In this blogpost I want to show you how to make first steps of Databinding in WPF.
I often hear or see that people try to start with WPF but they do not start mit MVVM. Because databinding is frightening them. But why? Databinding is one of the biggest advantages you can have to decouple your logic from your view.
With this post I want to give you a short introduction about databinding and how to get set up.
First things first: Why MVVM?
In the last time the MV*-Pattern was really getting pushed and was established because it gives you an easy possibility to divide your view form the logic which works underneath. In the web for example AngularJS gives you a lightweight MVVM-Pattern, ASP.NET works with the MVC-Pattern, wich also brings a separation between UI and Logic.
Changing the UI without changing the logic: The UI changes more often than the logic. What if green is more “stylish” than the good old “blue”? It has to be changed, but all the things you show stay the same. Just because something looks different you are not showing different information.
Testability of the logic: Because logic gets more modular it can be well tested. You do not need to know about your view or how it looks like. The only thing your tests are interested in are the output-information.
Better overview: You can not only seperate the UI and the logic, you can also see it in the code. you have no UI-Code in your logic and no logic-code in your UI.
Different Teams: Also in SCRUM or whatever you use you can easily divide the work into several parts. UI Designers can only focus on their work, while programmers code (and test) the work completetly different. The touching points are only made because of the DataBinding.
Theoretically: What are we doing?
In Wpf and C# the UI-files are described as *.xaml-files. The viewmodels are normal classes which are *.cs-files. You can connect them via the DataContext-property. This shall point on the ViewModel we are creating for it. (Also described here)
The code-behind of a window stays empty. No matter what. There are cases to really do some work there but these are very rare!
Lets see some code:
Well if you only add a xaml-file or open a new wpf project in visual studio you can add a normal textblock to your xaml like this.
Now add a binding to it. Want we want to do is bind the Text-Property of the TextBlock to a value from the viewmodel. Lets prepare our XAML:
Now lets do the viewmodel. This is the base for our databinding. Its a normal class. Remember to name it like the view to associate it easier for other developers.
Remeber: This is an external class. It has “nothing” to do (yet) with the UI. There is no connection until here. In a project this could look like this:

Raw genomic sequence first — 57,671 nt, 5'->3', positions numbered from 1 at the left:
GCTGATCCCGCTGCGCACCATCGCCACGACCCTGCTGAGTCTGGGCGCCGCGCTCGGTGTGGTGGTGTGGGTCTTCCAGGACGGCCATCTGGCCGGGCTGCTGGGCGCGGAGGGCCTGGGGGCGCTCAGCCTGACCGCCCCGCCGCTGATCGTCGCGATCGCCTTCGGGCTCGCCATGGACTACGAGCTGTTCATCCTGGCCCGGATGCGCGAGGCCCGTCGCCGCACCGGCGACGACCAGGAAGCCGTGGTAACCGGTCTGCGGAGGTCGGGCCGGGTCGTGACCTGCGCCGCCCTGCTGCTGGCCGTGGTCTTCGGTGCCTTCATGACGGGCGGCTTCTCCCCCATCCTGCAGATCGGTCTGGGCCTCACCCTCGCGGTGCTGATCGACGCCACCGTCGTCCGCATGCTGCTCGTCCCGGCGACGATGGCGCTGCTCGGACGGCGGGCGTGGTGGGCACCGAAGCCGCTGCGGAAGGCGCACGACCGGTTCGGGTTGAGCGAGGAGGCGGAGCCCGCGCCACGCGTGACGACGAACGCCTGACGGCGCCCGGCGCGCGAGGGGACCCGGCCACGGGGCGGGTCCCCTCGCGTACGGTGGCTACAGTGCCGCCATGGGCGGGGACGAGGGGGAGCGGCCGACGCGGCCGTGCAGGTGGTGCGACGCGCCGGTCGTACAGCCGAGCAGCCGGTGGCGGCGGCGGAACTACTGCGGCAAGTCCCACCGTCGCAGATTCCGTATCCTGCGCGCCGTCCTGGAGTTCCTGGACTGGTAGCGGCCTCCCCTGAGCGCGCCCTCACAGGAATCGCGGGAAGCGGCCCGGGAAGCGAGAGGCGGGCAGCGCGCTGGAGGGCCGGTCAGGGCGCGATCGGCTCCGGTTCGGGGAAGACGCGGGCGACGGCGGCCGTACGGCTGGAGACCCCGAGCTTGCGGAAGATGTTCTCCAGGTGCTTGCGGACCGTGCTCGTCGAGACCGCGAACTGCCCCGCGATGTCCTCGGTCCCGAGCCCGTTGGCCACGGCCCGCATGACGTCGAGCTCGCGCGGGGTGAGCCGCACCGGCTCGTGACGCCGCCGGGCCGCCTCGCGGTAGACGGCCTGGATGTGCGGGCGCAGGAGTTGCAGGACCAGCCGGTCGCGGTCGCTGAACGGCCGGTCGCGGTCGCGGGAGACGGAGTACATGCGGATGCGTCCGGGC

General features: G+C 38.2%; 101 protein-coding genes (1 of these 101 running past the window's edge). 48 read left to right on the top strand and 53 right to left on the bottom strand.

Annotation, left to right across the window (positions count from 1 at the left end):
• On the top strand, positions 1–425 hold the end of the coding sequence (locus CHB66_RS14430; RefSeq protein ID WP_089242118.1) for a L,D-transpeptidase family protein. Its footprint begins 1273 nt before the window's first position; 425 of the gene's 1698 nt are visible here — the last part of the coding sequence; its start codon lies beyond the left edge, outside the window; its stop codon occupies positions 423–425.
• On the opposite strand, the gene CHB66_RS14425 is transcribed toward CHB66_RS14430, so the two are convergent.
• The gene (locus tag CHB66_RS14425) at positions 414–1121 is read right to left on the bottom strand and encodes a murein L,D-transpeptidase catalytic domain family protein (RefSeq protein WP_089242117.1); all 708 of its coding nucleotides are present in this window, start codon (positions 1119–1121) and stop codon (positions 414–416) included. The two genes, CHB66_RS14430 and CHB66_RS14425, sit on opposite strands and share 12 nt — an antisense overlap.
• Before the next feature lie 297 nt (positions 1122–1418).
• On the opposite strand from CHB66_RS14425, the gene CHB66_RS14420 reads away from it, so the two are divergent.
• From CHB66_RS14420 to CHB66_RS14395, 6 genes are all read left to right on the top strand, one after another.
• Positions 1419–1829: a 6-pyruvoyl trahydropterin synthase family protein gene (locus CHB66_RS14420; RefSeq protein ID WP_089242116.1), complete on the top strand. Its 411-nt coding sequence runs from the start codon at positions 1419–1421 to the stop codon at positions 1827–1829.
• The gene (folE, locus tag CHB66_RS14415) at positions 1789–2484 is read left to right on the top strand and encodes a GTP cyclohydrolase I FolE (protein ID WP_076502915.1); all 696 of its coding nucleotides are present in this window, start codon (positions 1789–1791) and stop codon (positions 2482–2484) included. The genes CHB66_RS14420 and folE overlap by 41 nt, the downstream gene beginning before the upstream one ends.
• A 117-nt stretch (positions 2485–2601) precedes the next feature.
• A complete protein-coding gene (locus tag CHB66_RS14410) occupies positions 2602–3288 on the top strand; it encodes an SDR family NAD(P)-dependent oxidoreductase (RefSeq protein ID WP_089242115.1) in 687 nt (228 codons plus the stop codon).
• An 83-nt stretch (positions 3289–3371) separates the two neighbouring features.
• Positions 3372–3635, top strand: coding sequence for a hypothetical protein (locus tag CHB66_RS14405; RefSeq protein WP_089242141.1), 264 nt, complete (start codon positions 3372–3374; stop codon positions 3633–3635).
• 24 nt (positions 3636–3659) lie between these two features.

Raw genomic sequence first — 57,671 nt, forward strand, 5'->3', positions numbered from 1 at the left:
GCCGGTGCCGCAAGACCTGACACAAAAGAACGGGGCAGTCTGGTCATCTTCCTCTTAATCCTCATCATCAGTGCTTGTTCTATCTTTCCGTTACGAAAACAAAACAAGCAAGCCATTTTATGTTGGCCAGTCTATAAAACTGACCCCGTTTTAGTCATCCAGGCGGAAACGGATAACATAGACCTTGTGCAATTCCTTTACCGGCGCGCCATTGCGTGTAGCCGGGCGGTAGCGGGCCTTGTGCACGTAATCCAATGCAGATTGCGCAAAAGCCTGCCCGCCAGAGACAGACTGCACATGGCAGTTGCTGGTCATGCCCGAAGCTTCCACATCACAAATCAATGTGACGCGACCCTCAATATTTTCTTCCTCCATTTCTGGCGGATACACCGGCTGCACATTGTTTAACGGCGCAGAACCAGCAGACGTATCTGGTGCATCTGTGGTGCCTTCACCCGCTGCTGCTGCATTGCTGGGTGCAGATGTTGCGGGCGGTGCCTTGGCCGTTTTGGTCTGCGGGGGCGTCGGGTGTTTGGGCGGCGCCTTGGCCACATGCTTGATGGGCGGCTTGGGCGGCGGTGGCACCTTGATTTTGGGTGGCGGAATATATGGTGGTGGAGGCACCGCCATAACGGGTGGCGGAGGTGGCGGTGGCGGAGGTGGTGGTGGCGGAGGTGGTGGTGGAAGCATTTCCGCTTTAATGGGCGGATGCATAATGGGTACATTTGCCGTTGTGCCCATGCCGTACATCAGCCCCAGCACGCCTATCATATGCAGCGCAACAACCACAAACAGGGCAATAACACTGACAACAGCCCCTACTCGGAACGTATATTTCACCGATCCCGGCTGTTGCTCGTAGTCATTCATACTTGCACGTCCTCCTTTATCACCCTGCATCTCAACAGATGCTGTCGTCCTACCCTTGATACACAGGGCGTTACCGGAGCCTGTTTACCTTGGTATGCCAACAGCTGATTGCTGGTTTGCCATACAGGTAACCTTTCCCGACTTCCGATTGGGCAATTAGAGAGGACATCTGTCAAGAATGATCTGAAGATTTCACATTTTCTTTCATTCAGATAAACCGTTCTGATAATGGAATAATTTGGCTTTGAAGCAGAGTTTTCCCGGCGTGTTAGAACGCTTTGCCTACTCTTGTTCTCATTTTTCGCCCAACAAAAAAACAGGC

The viewmodel offers all data it wants to show to the view (and perhaps some more ;) ). These data are offered with properties.
Note: You can make an interface for the viewmodel to see what exactly is on the view and what is not. To get a besser overview. But internally wpf will take the real implementaion of the viewmodel as datacontext. But for larger view/viewmodels adding an interface can makes sense. Also for testing/mocking etc.
You see that the MainWindow.xaml which we edited above and the viewmodel. We just have no connection until here.
In the last part you have to let the view know about its datacontext. This property can be set to nearly every viewmodel but its the source for the view where to get their data from. So the “Text”-Property in XAML gets its value from…what? You can set the datacontext in XAML but I think its easier to set this in the codebehind. This is the only thing you should set there!
And there you go. Now the view does know about the datacontext which is completely seperated. It is offering the information about properties and if you press F5 to run the solution you should see something like this:
Now what we did is a normal Hello-World-Label. Depending on the UI-container (ItemControls, Comboboxes,…) you can bind whatever you want to the UI.
This is it for the first shot of databinding. But this is only the basic basic ;). But I wanted you to get the point.
I decided to go on and show you how to bind a list of any objects you want. In my example these are hard coded. In your example they can (and should ;) ) come from a service/repository whatever.
First lets expand the viewmodel with a Person-class which has two properties: Name and Age.
So right like the plain name we are offering a list of persons at the viewmodel.
Now that the viewmodel is our Datacontext it can access every property on it. So lets access this in XAML:
But if you run this you only see the namespace and the name of the classes. Why this? Because the only thing you give to the ItemsControl is the list of persons. From where should it know what to do with it? It just calls the “ToString()”-Extension on “object” and gets the Namespace and the name of the class.
So lets tell the UI how to treat the objects. This can be done with an Itemtemplate.
The Itemtemplate now tells the object how to appear. In my case these are just two labels showing the two properties name and age.
I dont know why but this is a heavy thing every beginner stumbles upon: The Datacontext of you view **is what we have set it to: The MainViewModel. Now you give the collection to the ItemsControl and make an **ItemTemplate for each object in the list. So in the ItemTemplate the “datacontext” is the object “Person” itself and NOT the MainViewModel anymore! This is why you can access “Name” and “Age” in the DataTemplate directly. Because every Item (which the ItemTemplate is for) is a Person and a Person has got the mentioned properties.
Great. After telling this let this thing run and see the result: